Judge Dredd Case File #5: Red Dredd Redemption by Richard August is more of a set-up than an actual adventure or investigation. It is, however, a classic set-up. A Perp whom the Judges previous put away has been released from the Iso-Cubes and wants to revenge. To do this, the Perp conducts a reign of terror against the Judge (or his family if he has one), which should culminate in the kidnapping of an ally or a family member, perhaps a particularly reliable informant. For the Judges, the scenario should start with them coming to the rescue of the victim and the apprehension of the Perp. There are some nice suggestions as where this should take place, but it should be isolated and it will require some development upon the part of the Game Master. Like the earlier ‘Judge Dredd Case File #2: Nobody Expects the SJS!’, the set-up for ‘Judge Dredd Case File #5: Red Dredd Redemption’ means that it is better suited for Judges with more than a few cases and arrests on their record.
‘Judge Dredd Case File #6: All Boxed Up’ by Shaun Cook is a longer scenario in which the philanthropist Quququey, an alien trader, wants to redevelop one of Mega-City One’s shanty towns, Cardboard City, as part of a trade deal. The Judges are tasked with assisting him and keeping him safe, which means checking the area prior to his visit. There are lots of opportunities for investigation into minor crime, dealing with members of the Anti-Alien League who object to Quququey’s presence, and interacting with the citizens of Cardboard City. The Game Master will certainly have a lot of fun portraying the ordinary citizenry and oddballs that the Judges run into. There is scope also for Perp Player Characters in particular, their objectives being at odds with those of the Judges, of course. This will require a little adjustment upon the part of the Game Master. This is another solid slice of Judges working the streets and will probably take a session or two to play. If there is an issue with the scenario, it is that it could have done with better organising to make the various plots and motivations clearer.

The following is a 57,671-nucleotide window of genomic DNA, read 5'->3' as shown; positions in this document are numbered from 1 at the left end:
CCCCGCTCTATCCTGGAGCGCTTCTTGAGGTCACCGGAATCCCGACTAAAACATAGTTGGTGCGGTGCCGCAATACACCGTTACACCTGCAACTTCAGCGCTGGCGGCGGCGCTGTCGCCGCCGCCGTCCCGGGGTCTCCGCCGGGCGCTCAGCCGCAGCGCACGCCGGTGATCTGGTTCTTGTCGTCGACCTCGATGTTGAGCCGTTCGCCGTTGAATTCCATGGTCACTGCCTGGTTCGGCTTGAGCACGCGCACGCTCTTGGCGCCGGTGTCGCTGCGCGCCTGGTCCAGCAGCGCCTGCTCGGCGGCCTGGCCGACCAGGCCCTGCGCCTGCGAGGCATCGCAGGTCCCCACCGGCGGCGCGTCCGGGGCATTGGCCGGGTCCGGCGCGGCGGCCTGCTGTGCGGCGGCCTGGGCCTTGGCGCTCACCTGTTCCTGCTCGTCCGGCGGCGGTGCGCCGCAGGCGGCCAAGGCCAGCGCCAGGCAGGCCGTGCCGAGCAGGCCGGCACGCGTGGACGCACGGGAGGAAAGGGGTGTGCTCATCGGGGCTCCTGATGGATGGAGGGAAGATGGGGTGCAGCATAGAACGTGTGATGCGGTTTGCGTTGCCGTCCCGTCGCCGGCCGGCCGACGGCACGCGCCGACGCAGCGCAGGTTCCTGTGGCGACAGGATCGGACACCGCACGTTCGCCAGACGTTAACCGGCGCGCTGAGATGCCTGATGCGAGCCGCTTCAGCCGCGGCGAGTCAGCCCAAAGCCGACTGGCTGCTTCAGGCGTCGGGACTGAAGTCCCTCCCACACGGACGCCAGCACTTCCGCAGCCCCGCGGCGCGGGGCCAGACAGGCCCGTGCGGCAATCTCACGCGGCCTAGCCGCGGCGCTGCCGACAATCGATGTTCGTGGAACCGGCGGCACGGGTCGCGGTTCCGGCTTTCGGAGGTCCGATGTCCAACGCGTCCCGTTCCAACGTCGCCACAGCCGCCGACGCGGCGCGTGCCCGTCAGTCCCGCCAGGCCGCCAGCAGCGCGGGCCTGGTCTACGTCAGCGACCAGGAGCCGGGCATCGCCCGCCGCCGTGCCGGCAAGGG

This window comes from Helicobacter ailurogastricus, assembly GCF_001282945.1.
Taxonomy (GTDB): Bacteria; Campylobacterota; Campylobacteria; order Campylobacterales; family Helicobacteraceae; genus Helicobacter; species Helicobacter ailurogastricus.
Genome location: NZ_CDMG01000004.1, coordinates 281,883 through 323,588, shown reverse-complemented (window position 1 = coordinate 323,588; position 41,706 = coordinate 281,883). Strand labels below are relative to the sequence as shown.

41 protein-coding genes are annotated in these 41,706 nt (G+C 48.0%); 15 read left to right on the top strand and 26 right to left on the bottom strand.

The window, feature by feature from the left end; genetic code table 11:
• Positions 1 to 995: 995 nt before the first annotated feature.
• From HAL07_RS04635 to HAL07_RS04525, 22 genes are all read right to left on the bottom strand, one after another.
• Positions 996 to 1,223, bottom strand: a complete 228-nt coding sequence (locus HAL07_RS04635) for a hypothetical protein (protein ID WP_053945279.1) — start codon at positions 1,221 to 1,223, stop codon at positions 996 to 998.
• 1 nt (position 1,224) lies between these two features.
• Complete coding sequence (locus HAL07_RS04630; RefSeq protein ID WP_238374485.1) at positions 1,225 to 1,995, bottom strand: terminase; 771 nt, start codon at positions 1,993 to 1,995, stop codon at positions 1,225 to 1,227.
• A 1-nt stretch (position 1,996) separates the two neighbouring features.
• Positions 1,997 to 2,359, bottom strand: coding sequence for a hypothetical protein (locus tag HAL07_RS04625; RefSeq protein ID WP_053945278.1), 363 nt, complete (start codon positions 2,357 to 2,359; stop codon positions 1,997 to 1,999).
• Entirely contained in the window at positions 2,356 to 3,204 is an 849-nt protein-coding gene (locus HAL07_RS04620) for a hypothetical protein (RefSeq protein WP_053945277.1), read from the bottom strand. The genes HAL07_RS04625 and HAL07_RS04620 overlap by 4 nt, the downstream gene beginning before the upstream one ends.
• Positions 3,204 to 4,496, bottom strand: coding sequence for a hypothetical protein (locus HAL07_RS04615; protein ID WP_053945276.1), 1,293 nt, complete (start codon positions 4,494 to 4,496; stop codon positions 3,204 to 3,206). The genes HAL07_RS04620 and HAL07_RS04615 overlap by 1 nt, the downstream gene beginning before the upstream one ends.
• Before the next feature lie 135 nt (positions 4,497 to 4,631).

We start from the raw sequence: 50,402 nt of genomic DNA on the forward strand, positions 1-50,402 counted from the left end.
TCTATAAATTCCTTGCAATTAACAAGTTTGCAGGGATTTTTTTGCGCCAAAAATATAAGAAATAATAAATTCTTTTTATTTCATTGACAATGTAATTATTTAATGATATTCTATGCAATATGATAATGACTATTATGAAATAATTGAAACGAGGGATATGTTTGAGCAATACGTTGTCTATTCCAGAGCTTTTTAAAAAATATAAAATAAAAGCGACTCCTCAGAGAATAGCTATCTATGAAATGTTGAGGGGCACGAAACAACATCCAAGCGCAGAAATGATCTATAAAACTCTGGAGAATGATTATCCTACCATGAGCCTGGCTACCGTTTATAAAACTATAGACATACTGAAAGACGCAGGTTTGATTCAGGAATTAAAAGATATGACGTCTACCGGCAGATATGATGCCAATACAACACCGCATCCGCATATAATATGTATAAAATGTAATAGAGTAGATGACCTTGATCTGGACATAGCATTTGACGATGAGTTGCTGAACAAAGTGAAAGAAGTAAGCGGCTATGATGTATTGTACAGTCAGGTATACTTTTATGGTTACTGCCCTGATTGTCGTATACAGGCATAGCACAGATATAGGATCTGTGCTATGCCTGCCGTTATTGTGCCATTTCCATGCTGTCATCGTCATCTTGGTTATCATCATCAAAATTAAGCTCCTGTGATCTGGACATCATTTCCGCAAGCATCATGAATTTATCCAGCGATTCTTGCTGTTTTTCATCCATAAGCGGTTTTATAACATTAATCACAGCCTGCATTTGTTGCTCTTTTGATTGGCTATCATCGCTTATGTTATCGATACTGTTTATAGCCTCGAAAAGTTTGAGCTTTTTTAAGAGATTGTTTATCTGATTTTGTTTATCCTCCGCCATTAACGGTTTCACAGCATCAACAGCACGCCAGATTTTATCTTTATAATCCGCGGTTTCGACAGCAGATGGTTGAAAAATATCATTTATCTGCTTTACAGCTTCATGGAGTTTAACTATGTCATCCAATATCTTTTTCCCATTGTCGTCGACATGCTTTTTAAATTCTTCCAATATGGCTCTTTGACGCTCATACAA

‘Judge Dredd Case File #7: The Future of Law Enforcement’ by Marc Langworthy is the last scenario in the anthology. Where many a Judge Dredd campaign begins with the Player Characters as Cadet Judges on their Hot Dog Run or Eagle Day, here the Judges are summoned by Judge Dredd himself and assigned to oversee the latest batch of Cadets on their Hot Dog Run, a test run of their capabilities and training into the Cursed Earth. In particular, this Hot Dog Run is targeting a band of mutant raiders, ‘Cherpo’s Crusaders’, which has been active recently in the Alabama Morass. The Judges, accompanied by the Cadets, will need to search the area around Sausage Tree Farm, which is where most of the convoys that ‘Cherpo’s Crusaders’ has targeted, has come from. Along the way there are random encounters and the Cadets to keep an eye on. They take a supporting role mechanically and there is a random chance that they will mess up in one encounter. Each Player Character Judge is expected to take charge of one Cadet and it is suggested that each player also roleplay one of the other Cadets. The scenario includes rules and guidelines for this. This is solid, meaty little scenario which will culminate in the Judges giving assessments of their charges.
Physically, Judge Dredd: Case File Compendium 1 is nicely presented and well written. The scenarios do vary in quality and some of them do require development upon the part of the Game Master. Some though really are good and will be fun to both run and play as part of your Judge Dredd & The Worlds of 2000 AD campaign.